Court hears $9.6 million Hard Rock Casino lien | TahoeDailyTribune.com
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Court hears $9.6 million Hard Rock Casino lien

by Kurt Hildebrand
khildebrand@recordcourier.com

The owners of the Hard Rock Hotel and Casino and the contractor suing them for $9.6 million agreed to try and settle their differences on Wednesday.

Neva One attorney Leon Mead said the hearing was continued to give both the Park family and SMC Construction Co. time to try to settle their differences.

“We continued the hearing to give both parties about 60 days to try to resolve the issues, recognizing that the contractors are entitled to some money and the owners are entitled to the documentation to support how much money is owed.”

As a result of the continuance, both parties will exchange documents and a senior judge from the Nevada Supreme Court settlement program would be appointed to help resolve the lawsuit, Mead said.

Mead said court deadlines will be tolled 75 days so that subcontractors don’t have to fear incurring additional legal fees while the main parties work through their differences.

SMC Construction Co. filed a lien May 4 against Neva One, owned by the Park family, claiming that change orders issued during construction nearly doubled the cost of the hotel.

The Parks said they are seeking an audit of SMC and its subcontractors. Wednesday’s hearing was for a prejudgement for a writ of attachment to freeze the Parks’ assets.

“The issue is not the Parks’ ability to pay or even their not wanting to pay,” Mead told District Judge Tod Young in front of a gallery filled with 30 attorneys and contractors. “We would like to get backup from the contractor. We just want to go through the audits.”

Mead said the Parks were working to pay some subcontractors when they were served with the notice for the hearing.

Jon and David Park appeared in court. If the two parties cannot reach a settlement, the case could proceed to trial, but that would be a lengthy process.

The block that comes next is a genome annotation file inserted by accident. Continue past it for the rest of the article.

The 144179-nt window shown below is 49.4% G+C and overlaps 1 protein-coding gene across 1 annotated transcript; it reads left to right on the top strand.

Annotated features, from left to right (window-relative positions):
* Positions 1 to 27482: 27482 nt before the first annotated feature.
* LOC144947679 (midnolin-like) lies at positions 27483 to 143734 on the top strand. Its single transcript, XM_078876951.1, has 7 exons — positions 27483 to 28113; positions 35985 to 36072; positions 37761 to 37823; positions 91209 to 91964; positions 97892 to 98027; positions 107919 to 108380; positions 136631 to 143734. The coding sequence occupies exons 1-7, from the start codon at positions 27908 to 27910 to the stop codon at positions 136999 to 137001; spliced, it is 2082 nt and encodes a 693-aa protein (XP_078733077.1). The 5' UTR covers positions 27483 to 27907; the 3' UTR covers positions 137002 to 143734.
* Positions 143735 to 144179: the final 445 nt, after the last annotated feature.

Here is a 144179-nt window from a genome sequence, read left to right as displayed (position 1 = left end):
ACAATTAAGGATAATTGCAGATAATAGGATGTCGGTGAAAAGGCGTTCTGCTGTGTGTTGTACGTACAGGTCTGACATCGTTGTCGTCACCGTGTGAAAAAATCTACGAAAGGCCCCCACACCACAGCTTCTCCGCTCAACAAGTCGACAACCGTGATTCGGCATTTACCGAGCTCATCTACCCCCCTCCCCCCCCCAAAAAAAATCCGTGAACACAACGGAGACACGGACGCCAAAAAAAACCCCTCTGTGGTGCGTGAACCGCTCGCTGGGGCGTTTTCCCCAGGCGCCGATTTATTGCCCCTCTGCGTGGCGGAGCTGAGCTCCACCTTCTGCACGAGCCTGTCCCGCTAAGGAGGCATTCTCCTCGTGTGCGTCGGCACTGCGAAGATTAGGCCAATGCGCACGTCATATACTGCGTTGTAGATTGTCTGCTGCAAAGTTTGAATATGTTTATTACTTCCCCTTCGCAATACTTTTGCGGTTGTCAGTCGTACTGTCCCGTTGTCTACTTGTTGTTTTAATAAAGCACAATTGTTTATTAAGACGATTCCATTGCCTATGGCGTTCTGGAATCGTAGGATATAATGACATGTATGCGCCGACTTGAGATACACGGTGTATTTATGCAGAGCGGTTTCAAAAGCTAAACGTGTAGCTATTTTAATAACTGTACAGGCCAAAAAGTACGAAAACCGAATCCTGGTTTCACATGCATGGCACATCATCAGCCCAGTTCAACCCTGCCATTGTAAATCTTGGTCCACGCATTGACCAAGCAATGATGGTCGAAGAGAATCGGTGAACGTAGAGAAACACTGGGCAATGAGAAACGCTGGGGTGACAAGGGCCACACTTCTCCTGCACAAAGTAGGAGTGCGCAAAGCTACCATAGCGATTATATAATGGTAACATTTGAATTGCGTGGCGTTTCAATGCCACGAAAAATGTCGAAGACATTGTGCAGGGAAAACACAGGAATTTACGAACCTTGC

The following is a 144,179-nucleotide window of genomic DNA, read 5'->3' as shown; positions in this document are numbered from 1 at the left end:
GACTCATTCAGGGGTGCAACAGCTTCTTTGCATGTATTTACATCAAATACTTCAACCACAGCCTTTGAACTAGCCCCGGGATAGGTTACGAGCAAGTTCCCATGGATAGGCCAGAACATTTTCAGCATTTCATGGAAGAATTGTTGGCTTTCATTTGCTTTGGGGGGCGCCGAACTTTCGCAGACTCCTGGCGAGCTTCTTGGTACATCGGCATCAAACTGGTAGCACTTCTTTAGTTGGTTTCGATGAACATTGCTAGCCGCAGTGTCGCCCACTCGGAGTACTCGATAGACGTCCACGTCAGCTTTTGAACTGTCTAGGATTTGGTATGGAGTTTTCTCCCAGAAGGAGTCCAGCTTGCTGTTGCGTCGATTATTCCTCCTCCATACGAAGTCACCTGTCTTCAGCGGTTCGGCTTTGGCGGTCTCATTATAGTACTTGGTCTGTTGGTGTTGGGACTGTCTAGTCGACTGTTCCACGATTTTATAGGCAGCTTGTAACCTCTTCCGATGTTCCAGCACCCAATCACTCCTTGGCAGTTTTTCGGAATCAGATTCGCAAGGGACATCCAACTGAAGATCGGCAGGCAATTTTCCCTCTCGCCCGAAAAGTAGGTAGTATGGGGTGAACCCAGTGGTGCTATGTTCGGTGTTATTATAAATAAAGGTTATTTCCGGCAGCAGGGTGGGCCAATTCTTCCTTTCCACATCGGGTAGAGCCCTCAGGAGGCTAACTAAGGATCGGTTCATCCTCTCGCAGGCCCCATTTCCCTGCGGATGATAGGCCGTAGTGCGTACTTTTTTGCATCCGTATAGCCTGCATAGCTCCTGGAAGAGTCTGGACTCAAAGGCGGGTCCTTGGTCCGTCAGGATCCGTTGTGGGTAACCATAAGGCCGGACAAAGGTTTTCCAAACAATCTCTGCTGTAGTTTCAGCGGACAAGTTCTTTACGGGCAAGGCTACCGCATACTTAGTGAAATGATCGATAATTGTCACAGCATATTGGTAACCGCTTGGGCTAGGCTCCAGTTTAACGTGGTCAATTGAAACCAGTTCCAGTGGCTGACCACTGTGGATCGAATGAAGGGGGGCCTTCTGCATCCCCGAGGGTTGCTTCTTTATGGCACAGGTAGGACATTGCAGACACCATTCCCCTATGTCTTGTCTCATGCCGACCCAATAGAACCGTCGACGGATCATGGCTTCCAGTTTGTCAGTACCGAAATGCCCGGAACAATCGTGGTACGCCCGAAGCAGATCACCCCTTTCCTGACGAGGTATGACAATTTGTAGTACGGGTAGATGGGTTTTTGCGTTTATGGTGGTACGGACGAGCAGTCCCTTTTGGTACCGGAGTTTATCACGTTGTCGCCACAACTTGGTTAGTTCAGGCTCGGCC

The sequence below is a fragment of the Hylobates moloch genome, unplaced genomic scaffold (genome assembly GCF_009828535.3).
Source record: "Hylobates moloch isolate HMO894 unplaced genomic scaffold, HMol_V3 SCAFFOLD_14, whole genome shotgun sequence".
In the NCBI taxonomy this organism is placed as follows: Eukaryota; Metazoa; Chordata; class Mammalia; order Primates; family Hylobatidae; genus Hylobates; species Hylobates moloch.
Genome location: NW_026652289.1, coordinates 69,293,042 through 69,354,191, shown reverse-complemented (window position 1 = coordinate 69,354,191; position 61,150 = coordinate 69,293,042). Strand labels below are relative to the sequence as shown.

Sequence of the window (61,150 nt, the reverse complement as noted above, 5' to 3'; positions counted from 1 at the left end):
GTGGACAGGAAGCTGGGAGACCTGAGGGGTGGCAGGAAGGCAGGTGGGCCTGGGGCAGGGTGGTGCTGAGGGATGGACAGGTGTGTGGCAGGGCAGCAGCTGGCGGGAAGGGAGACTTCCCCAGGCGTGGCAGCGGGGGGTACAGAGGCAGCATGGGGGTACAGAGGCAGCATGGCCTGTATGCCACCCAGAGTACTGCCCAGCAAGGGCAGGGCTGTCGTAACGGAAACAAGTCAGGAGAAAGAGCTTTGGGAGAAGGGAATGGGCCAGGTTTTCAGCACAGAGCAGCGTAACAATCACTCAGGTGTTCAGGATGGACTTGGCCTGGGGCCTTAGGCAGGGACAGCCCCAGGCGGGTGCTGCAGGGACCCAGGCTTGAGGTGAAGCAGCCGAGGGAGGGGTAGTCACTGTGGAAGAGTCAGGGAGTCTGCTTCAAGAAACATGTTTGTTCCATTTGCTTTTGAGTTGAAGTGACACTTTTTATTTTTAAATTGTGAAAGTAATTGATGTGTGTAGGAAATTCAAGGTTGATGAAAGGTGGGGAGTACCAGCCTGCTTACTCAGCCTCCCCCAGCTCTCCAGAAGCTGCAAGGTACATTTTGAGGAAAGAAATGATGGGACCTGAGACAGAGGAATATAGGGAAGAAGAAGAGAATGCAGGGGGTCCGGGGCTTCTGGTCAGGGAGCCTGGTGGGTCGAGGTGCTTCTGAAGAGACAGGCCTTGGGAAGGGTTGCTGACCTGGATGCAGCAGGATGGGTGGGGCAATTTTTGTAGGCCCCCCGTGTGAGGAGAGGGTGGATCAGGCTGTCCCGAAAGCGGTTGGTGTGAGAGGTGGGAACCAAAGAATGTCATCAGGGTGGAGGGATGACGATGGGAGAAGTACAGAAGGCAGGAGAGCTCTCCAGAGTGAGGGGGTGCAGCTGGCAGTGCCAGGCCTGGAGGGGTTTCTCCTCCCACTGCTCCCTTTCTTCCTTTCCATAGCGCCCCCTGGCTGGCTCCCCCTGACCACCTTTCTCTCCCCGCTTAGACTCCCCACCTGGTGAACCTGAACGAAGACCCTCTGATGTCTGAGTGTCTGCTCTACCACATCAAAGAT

SMC attorney Michael Springer called the company’s vice president Joe Stewart to the stand in support of the company’s effort to obtain the writ.

Springer entered two, foot-thick binders containing documents that Stewart said were a single change order for the Hard Rock.

Mead repeatedly objected to Stewart’s testimony or the entry of any documents from SMC into evidence at the hearing, but was overruled by Young. However, the judge said he hadn’t ruled on whether the documents’ contents were in evidence.

Mead sought a continuance to ensure that the documents were the same ones that were submitted to the Parks, and to depose Stewart.

Stewart said the Parks’ contract with SMC allowed for an audit both of the contractor and the subcontractors.

He testified that unlike previous change orders, SMC never received owners’ comments on the voluminous change order No. 4.

“We never got anything back from the owner about change order No. 4,” Stewart said.

The Hard Rock Hotel & Casino in Stateline opened Jan. 28 after being closed for nearly 10 months for renovations.

The Parks have said the lawsuit won’t affect the operation of the Hard Rock.


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